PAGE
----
[Date Prev][Date Next][Thread Prev][Thread Next][Date Index][Thread Index]


On Feb 2, 2011, at 2:18 PM, Mark Andrews wrote:

> In message <25915.1296675743 at localhost>, Valdis.Kletnieks at vt.edu writes:
>> --==_Exmh_1296675743_5545P
>> Content-Type: text/plain; charset=us-ascii
>> On Wed, 02 Feb 2011 14:30:23 EST, John Payne said:
>>> On Feb 2, 2011, at 3:16 AM, Iljitsch van Beijnum wrote:
>>>> Example: if you give administrators the option of putting a router
>>>> address in a DHCP option, they will do so and some fraction of the time,
>>>> this will be the wrong address and things don't work. If you let routers
>>>> announce their presence, then it's virtually impossible that something
>>>> goes wrong because routers know who they are. A clear win. Of course it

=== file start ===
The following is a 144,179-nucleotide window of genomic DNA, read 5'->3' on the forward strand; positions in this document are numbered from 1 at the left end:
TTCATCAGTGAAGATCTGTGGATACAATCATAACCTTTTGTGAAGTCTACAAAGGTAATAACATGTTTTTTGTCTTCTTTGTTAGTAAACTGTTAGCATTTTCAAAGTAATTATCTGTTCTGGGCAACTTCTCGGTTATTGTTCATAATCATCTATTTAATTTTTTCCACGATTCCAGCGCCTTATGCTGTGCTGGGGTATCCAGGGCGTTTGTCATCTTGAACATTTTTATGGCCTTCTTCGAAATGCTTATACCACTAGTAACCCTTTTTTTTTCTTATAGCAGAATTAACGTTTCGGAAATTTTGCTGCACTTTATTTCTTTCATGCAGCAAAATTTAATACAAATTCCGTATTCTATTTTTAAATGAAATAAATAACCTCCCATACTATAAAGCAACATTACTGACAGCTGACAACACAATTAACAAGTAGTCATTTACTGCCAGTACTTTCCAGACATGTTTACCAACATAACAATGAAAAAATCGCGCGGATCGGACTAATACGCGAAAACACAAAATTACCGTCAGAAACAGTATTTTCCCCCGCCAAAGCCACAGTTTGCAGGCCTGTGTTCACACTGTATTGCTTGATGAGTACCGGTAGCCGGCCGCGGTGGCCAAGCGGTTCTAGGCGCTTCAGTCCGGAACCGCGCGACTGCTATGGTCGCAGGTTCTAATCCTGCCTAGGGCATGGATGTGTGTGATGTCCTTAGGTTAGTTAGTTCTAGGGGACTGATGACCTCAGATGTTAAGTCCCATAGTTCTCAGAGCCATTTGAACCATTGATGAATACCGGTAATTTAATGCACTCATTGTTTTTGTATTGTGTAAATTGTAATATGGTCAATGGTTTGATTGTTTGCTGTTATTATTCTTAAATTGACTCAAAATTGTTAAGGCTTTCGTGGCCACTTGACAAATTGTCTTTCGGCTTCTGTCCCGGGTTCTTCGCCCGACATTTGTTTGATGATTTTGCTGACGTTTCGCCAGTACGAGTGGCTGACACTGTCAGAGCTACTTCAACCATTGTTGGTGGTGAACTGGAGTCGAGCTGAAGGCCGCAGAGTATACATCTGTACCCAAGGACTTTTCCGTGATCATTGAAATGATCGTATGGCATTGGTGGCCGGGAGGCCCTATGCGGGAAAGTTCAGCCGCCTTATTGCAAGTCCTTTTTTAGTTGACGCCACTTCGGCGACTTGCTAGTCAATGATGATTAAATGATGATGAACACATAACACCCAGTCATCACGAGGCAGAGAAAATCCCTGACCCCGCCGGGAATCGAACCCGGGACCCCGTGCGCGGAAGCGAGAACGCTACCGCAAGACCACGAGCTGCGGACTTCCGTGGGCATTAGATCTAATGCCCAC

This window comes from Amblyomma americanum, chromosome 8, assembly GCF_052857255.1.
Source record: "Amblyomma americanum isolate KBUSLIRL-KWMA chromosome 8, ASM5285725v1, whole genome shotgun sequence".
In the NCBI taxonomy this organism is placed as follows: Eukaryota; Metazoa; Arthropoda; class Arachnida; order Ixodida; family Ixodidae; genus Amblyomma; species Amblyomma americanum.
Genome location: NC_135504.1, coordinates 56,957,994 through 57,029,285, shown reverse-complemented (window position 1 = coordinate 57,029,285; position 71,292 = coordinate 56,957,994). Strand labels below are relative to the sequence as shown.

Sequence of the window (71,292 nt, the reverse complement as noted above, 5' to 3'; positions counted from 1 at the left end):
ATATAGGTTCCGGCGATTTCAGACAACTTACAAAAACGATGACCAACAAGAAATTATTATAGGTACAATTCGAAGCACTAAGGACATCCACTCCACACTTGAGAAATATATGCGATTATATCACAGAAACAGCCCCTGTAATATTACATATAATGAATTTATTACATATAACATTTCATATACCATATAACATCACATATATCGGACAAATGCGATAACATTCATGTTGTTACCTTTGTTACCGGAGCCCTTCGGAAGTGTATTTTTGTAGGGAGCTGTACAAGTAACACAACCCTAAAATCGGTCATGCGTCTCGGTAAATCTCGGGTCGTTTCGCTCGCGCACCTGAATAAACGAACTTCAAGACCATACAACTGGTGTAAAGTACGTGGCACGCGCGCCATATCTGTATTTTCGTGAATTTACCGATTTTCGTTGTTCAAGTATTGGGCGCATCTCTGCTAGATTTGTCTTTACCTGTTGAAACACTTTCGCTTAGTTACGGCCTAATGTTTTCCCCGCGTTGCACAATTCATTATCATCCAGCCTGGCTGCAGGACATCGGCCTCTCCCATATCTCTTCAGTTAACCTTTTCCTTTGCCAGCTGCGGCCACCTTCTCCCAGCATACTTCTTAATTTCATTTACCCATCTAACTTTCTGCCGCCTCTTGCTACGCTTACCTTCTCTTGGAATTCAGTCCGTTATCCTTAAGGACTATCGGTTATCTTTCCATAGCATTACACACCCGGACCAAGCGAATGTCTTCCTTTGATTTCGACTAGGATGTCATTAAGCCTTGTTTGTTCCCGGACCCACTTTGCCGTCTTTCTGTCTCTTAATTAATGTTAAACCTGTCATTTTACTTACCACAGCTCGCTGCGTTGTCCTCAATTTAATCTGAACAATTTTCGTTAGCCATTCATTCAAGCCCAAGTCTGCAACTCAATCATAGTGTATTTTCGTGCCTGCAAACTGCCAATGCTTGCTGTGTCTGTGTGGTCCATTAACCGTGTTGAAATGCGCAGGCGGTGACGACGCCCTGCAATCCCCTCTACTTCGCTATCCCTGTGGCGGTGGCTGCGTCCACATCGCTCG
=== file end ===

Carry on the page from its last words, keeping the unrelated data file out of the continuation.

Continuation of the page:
>>>> does mean that people <gasp> have to learn something new when adopting
>>>> IPv6.
>>> Is anyone else reading this and the word "condescending" _not_ popping
>>> into their heads?
>> The only other charitable conclusion I can draw is "Somebody hasn't spent tim
>> e
>> chasing down people with misconfigured laptops on the wireless who are squawk
>> ing
>> RA's for 2002:"
>> There's a *big* operational difference between "all authorized and properly c
>> onfigured
>> routers know who they are" and "all nodes that think they're routers (deluded
>> though
>> they may be) know who they are".
> Or you just filter them out in the laptop.   With the proper tools you just
> ignore and RA's containing 2002:.  Done that for years now.
That works when you're one technician on one laptop.

Now, scale that solution to 10,000 $END_USERS on 12,000 laptops running at
least 4 versions of at least 3 different operating systems (12 combinations minimum).